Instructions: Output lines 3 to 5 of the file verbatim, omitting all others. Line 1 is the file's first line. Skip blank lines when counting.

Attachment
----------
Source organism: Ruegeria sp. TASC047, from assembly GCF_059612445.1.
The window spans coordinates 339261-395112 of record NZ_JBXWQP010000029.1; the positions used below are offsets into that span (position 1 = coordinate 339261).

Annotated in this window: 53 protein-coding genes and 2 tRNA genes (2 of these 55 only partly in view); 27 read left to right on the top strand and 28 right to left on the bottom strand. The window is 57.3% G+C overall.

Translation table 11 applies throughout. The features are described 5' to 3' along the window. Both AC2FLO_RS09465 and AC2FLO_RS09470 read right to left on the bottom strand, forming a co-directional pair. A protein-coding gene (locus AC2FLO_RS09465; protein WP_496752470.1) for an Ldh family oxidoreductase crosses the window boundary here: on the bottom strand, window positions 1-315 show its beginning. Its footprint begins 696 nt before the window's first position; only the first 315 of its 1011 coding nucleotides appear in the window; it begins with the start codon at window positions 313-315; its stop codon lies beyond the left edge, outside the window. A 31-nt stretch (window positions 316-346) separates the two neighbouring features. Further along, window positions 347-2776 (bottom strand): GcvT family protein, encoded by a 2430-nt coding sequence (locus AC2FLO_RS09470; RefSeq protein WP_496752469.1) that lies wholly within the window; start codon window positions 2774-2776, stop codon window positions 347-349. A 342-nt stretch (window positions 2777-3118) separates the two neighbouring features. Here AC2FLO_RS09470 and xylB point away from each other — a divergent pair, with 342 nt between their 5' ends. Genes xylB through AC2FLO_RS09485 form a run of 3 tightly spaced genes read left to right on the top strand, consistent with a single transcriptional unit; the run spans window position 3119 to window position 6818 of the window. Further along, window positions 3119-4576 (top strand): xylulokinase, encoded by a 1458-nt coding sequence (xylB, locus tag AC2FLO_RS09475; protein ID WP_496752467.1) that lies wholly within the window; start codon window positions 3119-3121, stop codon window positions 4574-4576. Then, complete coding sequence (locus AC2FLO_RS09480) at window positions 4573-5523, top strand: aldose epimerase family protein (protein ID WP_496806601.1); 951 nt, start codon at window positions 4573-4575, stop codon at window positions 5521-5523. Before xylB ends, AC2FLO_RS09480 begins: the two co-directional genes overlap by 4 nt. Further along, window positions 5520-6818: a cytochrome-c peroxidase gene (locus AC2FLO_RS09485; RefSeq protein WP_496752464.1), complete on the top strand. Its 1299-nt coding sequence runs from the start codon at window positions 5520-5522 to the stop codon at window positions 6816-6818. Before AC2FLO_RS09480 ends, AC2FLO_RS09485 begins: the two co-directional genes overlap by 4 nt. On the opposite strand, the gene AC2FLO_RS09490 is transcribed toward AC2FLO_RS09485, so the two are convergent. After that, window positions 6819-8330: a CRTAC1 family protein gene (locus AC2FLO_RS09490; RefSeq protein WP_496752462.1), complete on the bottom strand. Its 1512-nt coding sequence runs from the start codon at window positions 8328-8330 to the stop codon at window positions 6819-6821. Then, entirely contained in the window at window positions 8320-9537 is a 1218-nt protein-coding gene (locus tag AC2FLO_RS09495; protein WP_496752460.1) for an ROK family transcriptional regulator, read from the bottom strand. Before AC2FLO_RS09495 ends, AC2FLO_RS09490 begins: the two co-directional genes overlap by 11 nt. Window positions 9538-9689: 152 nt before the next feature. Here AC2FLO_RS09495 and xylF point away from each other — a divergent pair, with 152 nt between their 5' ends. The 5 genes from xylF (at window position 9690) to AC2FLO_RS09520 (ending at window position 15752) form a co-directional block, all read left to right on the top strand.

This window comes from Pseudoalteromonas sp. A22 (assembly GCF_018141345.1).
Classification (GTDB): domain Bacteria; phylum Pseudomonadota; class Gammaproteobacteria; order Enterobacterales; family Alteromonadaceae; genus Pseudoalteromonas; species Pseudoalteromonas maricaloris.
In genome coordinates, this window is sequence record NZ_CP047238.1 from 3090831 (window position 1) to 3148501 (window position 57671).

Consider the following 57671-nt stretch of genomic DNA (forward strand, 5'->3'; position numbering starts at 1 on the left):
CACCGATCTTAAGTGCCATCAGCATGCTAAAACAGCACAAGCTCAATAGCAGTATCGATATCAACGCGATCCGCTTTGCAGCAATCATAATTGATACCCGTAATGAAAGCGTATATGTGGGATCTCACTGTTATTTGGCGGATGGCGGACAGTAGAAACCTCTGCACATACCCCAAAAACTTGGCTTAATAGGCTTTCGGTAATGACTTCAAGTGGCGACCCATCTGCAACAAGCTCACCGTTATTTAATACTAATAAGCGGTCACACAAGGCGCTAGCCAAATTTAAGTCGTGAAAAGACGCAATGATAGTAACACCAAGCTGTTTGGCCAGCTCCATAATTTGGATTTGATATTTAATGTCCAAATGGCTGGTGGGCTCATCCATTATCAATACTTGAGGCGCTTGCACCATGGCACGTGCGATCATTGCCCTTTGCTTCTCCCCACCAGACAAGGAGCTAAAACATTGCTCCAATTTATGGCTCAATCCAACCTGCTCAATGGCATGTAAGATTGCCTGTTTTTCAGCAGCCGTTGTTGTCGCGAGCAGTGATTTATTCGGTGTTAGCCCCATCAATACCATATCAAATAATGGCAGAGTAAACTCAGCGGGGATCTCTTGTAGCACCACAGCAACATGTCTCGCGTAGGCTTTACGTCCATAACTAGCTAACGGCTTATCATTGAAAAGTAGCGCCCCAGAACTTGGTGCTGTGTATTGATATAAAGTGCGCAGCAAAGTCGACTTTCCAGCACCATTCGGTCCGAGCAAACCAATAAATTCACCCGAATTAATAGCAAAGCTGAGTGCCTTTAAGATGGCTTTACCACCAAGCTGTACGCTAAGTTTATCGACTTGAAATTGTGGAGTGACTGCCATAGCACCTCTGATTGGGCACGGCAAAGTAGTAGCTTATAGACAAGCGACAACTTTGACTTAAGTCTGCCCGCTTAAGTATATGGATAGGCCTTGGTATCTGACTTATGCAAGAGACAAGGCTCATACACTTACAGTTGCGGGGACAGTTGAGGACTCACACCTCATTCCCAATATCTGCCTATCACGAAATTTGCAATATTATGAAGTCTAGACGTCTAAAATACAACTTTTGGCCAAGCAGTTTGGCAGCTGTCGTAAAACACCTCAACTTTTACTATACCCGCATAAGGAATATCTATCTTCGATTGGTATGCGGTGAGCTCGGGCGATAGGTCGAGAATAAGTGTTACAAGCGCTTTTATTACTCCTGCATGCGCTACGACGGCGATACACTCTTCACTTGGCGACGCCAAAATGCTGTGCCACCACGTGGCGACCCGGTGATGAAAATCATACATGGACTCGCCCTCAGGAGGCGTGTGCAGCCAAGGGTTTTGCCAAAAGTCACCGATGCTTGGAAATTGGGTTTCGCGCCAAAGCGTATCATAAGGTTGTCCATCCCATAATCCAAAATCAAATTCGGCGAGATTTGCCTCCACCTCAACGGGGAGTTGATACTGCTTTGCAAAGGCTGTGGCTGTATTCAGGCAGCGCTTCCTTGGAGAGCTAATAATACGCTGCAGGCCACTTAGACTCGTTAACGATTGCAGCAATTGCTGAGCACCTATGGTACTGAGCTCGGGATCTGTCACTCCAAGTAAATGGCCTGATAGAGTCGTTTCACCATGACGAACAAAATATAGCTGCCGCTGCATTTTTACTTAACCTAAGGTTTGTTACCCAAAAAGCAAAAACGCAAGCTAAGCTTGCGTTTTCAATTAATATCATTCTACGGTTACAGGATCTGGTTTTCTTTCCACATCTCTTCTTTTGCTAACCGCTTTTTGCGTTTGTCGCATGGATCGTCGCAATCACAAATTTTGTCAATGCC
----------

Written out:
Annotated in this window: 53 protein-coding genes and 2 tRNA genes (2 of these 55 only partly in view); 27 read left to right on the top strand and 28 right to left on the bottom strand. The window is 57.3% G+C overall.

Translation table 11 applies throughout. The features are described 5' to 3' along the window. Both AC2FLO_RS09465 and AC2FLO_RS09470 read right to left on the bottom strand, forming a co-directional pair. A protein-coding gene (locus AC2FLO_RS09465; protein WP_496752470.1) for an Ldh family oxidoreductase crosses the window boundary here: on the bottom strand, window positions 1-315 show its beginning. Its footprint begins 696 nt before the window's first position; only the first 315 of its 1011 coding nucleotides appear in the window; it begins with the start codon at window positions 313-315; its stop codon lies beyond the left edge, outside the window. A 31-nt stretch (window positions 316-346) separates the two neighbouring features. Further along, window positions 347-2776 (bottom strand): GcvT family protein, encoded by a 2430-nt coding sequence (locus AC2FLO_RS09470; RefSeq protein WP_496752469.1) that lies wholly within the window; start codon window positions 2774-2776, stop codon window positions 347-349. A 342-nt stretch (window positions 2777-3118) separates the two neighbouring features. Here AC2FLO_RS09470 and xylB point away from each other — a divergent pair, with 342 nt between their 5' ends. Genes xylB through AC2FLO_RS09485 form a run of 3 tightly spaced genes read left to right on the top strand, consistent with a single transcriptional unit; the run spans window position 3119 to window position 6818 of the window. Further along, window positions 3119-4576 (top strand): xylulokinase, encoded by a 1458-nt coding sequence (xylB, locus tag AC2FLO_RS09475; protein ID WP_496752467.1) that lies wholly within the window; start codon window positions 3119-3121, stop codon window positions 4574-4576. Then, complete coding sequence (locus AC2FLO_RS09480) at window positions 4573-5523, top strand: aldose epimerase family protein (protein ID WP_496806601.1); 951 nt, start codon at window positions 4573-4575, stop codon at window positions 5521-5523. Before xylB ends, AC2FLO_RS09480 begins: the two co-directional genes overlap by 4 nt. Further along, window positions 5520-6818: a cytochrome-c peroxidase gene (locus AC2FLO_RS09485; RefSeq protein WP_496752464.1), complete on the top strand. Its 1299-nt coding sequence runs from the start codon at window positions 5520-5522 to the stop codon at window positions 6816-6818. Before AC2FLO_RS09480 ends, AC2FLO_RS09485 begins: the two co-directional genes overlap by 4 nt. On the opposite strand, the gene AC2FLO_RS09490 is transcribed toward AC2FLO_RS09485, so the two are convergent. After that, window positions 6819-8330: a CRTAC1 family protein gene (locus AC2FLO_RS09490; RefSeq protein WP_496752462.1), complete on the bottom strand. Its 1512-nt coding sequence runs from the start codon at window positions 8328-8330 to the stop codon at window positions 6819-6821. Then, entirely contained in the window at window positions 8320-9537 is a 1218-nt protein-coding gene (locus tag AC2FLO_RS09495; protein WP_496752460.1) for an ROK family transcriptional regulator, read from the bottom strand. Before AC2FLO_RS09495 ends, AC2FLO_RS09490 begins: the two co-directional genes overlap by 11 nt. Window positions 9538-9689: 152 nt before the next feature. Here AC2FLO_RS09495 and xylF point away from each other — a divergent pair, with 152 nt between their 5' ends. The 5 genes from xylF (at window position 9690) to AC2FLO_RS09520 (ending at window position 15752) form a co-directional block, all read left to right on the top strand.

This window comes from Pseudoalteromonas sp. A22 (assembly GCF_018141345.1).